|Members of the Ajammari Commune at Thabang, Rolpa district.|
KATHMANDU, April 4: Following the deviation of Maoist leaders from their ideals and their ostentatious lifestyle, most Maoist communes have seen dissolution.
The remaining one commune is also at the point of life or death.
Of the four communes run in the Maoist heartland, only the Ajammari Commune at Thabang, Rolpa is still running. The others-- Jaljala Commune at Jelbang, Rolpa; Balidan Commune, Rukum; and Juni Commune, Jajarkot are defunct.
The demise of the communes is also the result of intra-party disputes, the party split, and lack of planning.
UCPN (Maoist) has formally turned into a parliamentary party. So, naturally the party does not have a communes program. The Juni and Balidan communes are dominated by the UCPN (Maoist) but the Rolpa communes have joined the CPN-Maoist. CPN-Maoist also has no clear plan for communes, saying only that they should be strengthened.
The dissolution process started with the peace process. Families living in the communes were exposed to the elements and they also saw with their own eyes the party leadership deviating from the ideal life.
"The communes are also affected by the deviation seen among the leadership. They do not see any future for the revolution," said Prabes Roka Magar, in-charge at Ajammari Commune.
Ajammari Commune member Sumanti Roka Magar said the party decided to form communes to settle family members of whole-timers, martyrs and the injured. The party had formed the communes in their ´liberated and base areas´.
"It was necessary for saving the family members. It was for security and also for day to day living. It was difficult to live during the conflict without a common settlement," she said.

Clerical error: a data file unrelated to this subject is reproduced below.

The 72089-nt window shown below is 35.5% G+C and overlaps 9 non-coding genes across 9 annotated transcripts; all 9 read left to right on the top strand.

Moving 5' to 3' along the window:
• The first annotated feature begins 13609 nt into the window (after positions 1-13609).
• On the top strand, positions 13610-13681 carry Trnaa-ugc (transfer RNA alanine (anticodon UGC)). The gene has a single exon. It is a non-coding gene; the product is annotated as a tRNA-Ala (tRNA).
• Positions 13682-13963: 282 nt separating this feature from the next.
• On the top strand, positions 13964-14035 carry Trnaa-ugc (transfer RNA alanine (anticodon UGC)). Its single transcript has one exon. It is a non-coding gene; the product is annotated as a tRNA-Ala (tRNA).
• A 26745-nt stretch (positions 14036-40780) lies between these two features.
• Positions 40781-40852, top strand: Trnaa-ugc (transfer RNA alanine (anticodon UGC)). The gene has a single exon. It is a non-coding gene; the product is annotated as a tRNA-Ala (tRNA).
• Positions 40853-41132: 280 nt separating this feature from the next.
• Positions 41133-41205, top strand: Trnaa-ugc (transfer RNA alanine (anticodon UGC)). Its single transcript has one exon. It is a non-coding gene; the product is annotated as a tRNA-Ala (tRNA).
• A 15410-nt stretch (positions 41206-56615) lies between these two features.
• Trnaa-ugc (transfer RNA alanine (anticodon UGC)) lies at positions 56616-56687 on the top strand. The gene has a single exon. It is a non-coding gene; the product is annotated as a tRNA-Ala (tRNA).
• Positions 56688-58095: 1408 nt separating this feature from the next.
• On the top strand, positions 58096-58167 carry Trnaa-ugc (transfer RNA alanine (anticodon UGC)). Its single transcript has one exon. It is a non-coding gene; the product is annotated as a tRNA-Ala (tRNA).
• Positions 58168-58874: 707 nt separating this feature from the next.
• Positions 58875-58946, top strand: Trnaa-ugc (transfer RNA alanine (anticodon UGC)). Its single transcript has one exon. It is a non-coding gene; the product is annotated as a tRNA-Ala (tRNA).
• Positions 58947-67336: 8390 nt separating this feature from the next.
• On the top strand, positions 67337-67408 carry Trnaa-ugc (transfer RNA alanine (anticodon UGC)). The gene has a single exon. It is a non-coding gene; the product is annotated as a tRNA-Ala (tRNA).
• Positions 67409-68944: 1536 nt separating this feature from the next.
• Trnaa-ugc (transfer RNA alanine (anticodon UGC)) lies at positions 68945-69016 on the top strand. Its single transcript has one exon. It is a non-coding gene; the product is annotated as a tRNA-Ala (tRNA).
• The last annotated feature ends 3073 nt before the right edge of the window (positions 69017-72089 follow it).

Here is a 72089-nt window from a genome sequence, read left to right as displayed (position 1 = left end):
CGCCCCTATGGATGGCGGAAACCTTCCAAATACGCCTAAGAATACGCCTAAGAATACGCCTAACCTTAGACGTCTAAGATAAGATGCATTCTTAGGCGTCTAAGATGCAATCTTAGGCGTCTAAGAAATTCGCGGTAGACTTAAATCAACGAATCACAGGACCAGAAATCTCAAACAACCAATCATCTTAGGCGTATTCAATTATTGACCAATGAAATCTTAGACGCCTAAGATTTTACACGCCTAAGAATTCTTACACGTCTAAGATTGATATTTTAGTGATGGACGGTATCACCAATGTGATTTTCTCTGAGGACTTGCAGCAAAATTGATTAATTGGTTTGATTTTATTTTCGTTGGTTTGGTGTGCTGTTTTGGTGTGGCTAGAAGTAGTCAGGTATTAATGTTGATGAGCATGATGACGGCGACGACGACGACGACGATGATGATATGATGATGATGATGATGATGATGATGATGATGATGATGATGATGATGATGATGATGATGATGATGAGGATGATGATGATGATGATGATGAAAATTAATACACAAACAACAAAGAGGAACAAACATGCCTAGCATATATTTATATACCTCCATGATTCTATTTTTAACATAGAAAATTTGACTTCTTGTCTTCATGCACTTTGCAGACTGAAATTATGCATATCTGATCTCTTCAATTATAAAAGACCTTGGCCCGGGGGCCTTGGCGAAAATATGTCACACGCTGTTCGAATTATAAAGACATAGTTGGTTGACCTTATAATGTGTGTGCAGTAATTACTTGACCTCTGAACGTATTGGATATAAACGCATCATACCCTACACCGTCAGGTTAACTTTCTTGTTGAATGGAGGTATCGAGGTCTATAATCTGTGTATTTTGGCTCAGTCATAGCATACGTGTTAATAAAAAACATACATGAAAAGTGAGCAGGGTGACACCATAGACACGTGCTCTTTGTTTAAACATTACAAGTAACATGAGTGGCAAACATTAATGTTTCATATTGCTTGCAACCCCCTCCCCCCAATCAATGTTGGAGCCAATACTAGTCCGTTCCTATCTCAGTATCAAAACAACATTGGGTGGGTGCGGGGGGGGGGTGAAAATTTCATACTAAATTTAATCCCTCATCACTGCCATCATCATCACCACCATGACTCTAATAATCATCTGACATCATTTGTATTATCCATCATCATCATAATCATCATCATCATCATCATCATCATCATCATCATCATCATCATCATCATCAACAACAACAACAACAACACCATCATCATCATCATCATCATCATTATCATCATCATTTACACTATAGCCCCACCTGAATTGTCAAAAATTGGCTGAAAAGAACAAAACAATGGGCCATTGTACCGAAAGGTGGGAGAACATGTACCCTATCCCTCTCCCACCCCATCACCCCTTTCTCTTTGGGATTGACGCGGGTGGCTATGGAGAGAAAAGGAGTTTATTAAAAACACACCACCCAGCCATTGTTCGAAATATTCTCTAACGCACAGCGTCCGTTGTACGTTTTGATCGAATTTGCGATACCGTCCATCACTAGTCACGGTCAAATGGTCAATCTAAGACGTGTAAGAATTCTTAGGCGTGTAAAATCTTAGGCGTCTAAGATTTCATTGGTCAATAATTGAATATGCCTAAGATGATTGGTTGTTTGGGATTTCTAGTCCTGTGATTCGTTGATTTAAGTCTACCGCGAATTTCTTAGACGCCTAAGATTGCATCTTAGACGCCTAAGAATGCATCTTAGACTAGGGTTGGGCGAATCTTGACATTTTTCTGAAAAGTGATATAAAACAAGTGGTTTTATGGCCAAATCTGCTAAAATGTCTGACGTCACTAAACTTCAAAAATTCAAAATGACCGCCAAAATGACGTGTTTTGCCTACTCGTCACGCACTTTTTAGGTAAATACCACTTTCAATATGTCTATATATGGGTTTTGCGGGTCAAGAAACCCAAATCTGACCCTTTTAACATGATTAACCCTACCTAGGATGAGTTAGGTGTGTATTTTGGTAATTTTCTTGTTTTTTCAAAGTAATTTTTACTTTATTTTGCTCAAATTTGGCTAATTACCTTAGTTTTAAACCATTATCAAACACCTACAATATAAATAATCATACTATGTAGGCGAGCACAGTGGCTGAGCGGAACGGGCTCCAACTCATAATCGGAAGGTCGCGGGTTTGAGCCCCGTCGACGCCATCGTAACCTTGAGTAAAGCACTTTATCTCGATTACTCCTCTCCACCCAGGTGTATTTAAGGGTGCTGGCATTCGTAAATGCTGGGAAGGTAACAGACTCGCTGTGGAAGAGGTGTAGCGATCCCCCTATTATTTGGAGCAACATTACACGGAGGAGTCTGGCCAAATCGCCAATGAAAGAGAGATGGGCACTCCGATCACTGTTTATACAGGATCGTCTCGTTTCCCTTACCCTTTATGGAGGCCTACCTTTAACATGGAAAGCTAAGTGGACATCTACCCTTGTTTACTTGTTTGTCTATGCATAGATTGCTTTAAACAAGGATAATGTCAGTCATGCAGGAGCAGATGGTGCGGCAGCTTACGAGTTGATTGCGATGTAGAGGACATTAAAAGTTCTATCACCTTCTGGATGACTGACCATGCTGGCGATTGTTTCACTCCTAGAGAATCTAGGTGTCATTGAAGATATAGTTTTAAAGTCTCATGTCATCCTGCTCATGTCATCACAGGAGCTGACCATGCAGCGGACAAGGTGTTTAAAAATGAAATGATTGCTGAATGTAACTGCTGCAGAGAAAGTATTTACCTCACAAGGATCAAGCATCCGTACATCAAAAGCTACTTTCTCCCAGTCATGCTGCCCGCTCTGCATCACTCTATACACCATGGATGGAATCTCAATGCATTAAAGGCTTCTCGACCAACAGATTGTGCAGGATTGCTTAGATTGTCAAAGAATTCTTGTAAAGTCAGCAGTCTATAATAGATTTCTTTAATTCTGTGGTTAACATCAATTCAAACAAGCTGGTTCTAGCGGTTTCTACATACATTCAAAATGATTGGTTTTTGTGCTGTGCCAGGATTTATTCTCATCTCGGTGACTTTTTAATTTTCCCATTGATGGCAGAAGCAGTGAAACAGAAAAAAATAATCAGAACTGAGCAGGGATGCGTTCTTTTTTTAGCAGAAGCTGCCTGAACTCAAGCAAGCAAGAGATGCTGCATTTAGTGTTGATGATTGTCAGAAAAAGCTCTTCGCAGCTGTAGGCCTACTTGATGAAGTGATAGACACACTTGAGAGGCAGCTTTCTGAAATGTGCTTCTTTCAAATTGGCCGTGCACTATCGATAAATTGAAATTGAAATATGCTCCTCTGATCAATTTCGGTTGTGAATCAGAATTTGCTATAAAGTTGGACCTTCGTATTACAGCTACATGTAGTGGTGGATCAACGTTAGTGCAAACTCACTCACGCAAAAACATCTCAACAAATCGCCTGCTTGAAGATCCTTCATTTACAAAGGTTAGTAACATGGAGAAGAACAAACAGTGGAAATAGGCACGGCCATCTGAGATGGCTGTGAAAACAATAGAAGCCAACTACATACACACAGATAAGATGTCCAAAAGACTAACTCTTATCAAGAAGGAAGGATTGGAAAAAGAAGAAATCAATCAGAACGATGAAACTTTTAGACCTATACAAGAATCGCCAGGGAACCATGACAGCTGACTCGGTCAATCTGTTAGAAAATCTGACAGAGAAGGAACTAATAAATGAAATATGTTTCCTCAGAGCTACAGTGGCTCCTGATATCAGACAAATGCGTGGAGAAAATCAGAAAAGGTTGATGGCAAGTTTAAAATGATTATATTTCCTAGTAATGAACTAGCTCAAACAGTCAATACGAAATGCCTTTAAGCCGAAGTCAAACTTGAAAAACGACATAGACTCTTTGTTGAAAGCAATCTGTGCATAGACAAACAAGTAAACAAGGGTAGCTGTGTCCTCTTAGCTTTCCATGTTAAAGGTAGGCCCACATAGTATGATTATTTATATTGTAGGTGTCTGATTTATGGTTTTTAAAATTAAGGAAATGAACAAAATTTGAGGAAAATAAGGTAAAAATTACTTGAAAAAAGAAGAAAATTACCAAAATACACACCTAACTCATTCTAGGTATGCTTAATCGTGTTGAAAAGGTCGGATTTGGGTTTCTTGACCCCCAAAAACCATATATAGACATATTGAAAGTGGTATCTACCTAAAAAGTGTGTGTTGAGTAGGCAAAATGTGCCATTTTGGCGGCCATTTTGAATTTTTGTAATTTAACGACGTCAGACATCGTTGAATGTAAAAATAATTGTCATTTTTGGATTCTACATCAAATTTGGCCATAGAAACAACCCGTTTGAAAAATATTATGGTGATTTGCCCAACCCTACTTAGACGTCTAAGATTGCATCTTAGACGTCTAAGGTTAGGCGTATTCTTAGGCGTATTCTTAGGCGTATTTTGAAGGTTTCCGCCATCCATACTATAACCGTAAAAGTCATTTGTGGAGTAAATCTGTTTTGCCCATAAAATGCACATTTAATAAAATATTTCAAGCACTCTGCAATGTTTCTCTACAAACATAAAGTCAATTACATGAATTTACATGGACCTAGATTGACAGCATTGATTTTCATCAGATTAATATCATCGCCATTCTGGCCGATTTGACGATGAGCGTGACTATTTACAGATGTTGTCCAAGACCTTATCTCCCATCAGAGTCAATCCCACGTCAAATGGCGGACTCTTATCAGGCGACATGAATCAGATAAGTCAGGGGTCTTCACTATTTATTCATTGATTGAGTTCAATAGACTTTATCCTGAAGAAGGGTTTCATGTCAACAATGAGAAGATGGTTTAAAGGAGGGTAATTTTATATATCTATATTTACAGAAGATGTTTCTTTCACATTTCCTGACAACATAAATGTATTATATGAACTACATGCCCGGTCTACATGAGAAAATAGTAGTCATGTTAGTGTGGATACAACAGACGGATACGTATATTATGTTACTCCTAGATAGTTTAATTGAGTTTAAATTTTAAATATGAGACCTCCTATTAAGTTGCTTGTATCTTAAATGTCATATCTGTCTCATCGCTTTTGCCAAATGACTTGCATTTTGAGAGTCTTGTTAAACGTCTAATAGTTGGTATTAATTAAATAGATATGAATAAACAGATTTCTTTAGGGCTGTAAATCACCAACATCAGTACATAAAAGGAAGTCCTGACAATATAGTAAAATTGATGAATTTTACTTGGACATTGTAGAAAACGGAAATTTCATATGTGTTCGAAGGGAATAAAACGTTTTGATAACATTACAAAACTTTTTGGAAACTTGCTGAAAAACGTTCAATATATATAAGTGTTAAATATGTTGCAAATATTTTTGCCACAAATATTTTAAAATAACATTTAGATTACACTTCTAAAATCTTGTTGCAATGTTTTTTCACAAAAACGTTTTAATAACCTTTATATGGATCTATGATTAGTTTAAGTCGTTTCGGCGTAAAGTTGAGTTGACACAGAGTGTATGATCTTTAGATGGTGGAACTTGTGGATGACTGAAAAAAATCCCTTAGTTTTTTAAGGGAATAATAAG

Ajammari Commune now has 14 families totalling 85 members. Formed nine years ago, it had 33 families during the conflict period. They now consist almost entirely of the old and children.
The first commune, Juni, was formed in 2057 out of the families of people killed by security forces in the two villages of Jurk and Nipane, Juni being a combination of the two names.
"The party cornered us after the Kharipati meeting, where we supported the revolutionary line [of Mohan Baidya]," said Prabes. He said they can run the commune properly if they get help from the government. The Maoists ruled the country twice but the commune did not get any help.
Some family members were kicked out of the commune for not following regulations.
"The door is opened for everybody to join or to leave," said Yojana of Ajammari Commune. Family members can join the commune with their property and can leave again with the property after a financial reckoning of gain and loss.
Why only Magars?
In the four communes the members were mostly from the Magar community. Ajammari Commune had only one Chhetry and one dalit family.
"It may have been the nature of the Magar community to want to live in a commune, sharing happiness and sorrow," said in-charge Prabes.
Even as the communes are disappearing, the number of foreign researchers into the phenomenon is increasing. According to Prabes, researchers from Belarus, France, Japan, Canada and India are involved in research into Thabang, the Magar community and the Kham language, and what they all have in common is their interest in the Maoist movement.
"All the foreigners are surprised to see us living our common life in a group. They tell us how honest and simple we are," said Prabes.
Prabes is still hopeful for the future. He wants the commune to open up to the outside world.
"We will success if only the leaders come up with a plan," he added.
"We will try to save the commune till the last moment. We will try even if there is deviation in the party. Our ideals were abandoned, our revolution discarded. But I do see a life for the commune," said Prabes adding, they are going to review the past 10 years. "We are going to build our commune in a new way and make it a tourist destination, developing three aspects --new idea, new production and new culture."